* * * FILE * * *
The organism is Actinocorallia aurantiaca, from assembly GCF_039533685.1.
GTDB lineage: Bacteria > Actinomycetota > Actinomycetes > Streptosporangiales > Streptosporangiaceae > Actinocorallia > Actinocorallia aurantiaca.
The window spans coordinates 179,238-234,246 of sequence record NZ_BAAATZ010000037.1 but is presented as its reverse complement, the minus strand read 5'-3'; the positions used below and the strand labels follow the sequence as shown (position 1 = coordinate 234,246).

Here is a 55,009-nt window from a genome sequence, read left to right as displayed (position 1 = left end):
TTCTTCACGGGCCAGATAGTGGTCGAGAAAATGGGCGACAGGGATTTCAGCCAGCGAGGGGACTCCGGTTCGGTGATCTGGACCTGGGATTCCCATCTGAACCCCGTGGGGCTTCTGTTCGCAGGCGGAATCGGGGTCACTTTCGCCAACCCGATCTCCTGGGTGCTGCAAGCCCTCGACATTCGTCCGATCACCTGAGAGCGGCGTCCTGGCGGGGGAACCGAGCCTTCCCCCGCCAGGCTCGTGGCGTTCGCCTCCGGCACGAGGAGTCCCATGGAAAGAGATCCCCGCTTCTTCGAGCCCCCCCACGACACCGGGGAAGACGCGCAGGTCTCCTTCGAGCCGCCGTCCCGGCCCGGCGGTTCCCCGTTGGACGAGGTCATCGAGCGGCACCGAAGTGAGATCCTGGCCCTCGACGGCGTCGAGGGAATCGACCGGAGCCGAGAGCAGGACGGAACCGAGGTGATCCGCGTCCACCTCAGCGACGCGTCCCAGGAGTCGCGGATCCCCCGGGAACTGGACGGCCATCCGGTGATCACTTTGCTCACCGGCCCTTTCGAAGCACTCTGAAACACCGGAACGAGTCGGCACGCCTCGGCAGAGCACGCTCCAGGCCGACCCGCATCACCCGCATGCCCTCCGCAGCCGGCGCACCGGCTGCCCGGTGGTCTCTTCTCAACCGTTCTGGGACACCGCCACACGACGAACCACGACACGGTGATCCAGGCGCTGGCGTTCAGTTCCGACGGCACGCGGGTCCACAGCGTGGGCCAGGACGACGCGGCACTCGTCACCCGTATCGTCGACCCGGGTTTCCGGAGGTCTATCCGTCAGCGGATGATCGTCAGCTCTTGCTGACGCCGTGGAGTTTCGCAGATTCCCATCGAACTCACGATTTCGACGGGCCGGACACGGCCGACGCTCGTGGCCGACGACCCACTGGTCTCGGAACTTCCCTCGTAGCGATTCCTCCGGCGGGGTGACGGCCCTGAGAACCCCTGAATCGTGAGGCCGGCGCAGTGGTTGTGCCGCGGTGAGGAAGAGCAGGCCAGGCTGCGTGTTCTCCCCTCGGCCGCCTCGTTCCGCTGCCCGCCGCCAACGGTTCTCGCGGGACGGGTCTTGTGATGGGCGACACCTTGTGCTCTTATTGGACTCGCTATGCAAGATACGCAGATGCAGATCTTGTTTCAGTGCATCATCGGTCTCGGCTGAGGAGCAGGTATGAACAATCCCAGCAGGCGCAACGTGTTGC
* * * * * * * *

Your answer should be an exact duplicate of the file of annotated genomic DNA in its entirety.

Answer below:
The organism is Actinocorallia aurantiaca, from assembly GCF_039533685.1.
GTDB lineage: Bacteria > Actinomycetota > Actinomycetes > Streptosporangiales > Streptosporangiaceae > Actinocorallia > Actinocorallia aurantiaca.
The window spans coordinates 179,238-234,246 of sequence record NZ_BAAATZ010000037.1 but is presented as its reverse complement, the minus strand read 5'-3'; the positions used below and the strand labels follow the sequence as shown (position 1 = coordinate 234,246).

Here is a 55,009-nt window from a genome sequence, read left to right as displayed (position 1 = left end):
TTCTTCACGGGCCAGATAGTGGTCGAGAAAATGGGCGACAGGGATTTCAGCCAGCGAGGGGACTCCGGTTCGGTGATCTGGACCTGGGATTCCCATCTGAACCCCGTGGGGCTTCTGTTCGCAGGCGGAATCGGGGTCACTTTCGCCAACCCGATCTCCTGGGTGCTGCAAGCCCTCGACATTCGTCCGATCACCTGAGAGCGGCGTCCTGGCGGGGGAACCGAGCCTTCCCCCGCCAGGCTCGTGGCGTTCGCCTCCGGCACGAGGAGTCCCATGGAAAGAGATCCCCGCTTCTTCGAGCCCCCCCACGACACCGGGGAAGACGCGCAGGTCTCCTTCGAGCCGCCGTCCCGGCCCGGCGGTTCCCCGTTGGACGAGGTCATCGAGCGGCACCGAAGTGAGATCCTGGCCCTCGACGGCGTCGAGGGAATCGACCGGAGCCGAGAGCAGGACGGAACCGAGGTGATCCGCGTCCACCTCAGCGACGCGTCCCAGGAGTCGCGGATCCCCCGGGAACTGGACGGCCATCCGGTGATCACTTTGCTCACCGGCCCTTTCGAAGCACTCTGAAACACCGGAACGAGTCGGCACGCCTCGGCAGAGCACGCTCCAGGCCGACCCGCATCACCCGCATGCCCTCCGCAGCCGGCGCACCGGCTGCCCGGTGGTCTCTTCTCAACCGTTCTGGGACACCGCCACACGACGAACCACGACACGGTGATCCAGGCGCTGGCGTTCAGTTCCGACGGCACGCGGGTCCACAGCGTGGGCCAGGACGACGCGGCACTCGTCACCCGTATCGTCGACCCGGGTTTCCGGAGGTCTATCCGTCAGCGGATGATCGTCAGCTCTTGCTGACGCCGTGGAGTTTCGCAGATTCCCATCGAACTCACGATTTCGACGGGCCGGACACGGCCGACGCTCGTGGCCGACGACCCACTGGTCTCGGAACTTCCCTCGTAGCGATTCCTCCGGCGGGGTGACGGCCCTGAGAACCCCTGAATCGTGAGGCCGGCGCAGTGGTTGTGCCGCGGTGAGGAAGAGCAGGCCAGGCTGCGTGTTCTCCCCTCGGCCGCCTCGTTCCGCTGCCCGCCGCCAACGGTTCTCGCGGGACGGGTCTTGTGATGGGCGACACCTTGTGCTCTTATTGGACTCGCTATGCAAGATACGCAGATGCAGATCTTGTTTCAGTGCATCATCGGTCTCGGCTGAGGAGCAGGTATGAACAATCCCAGCAGGCGCAACGTGTTGC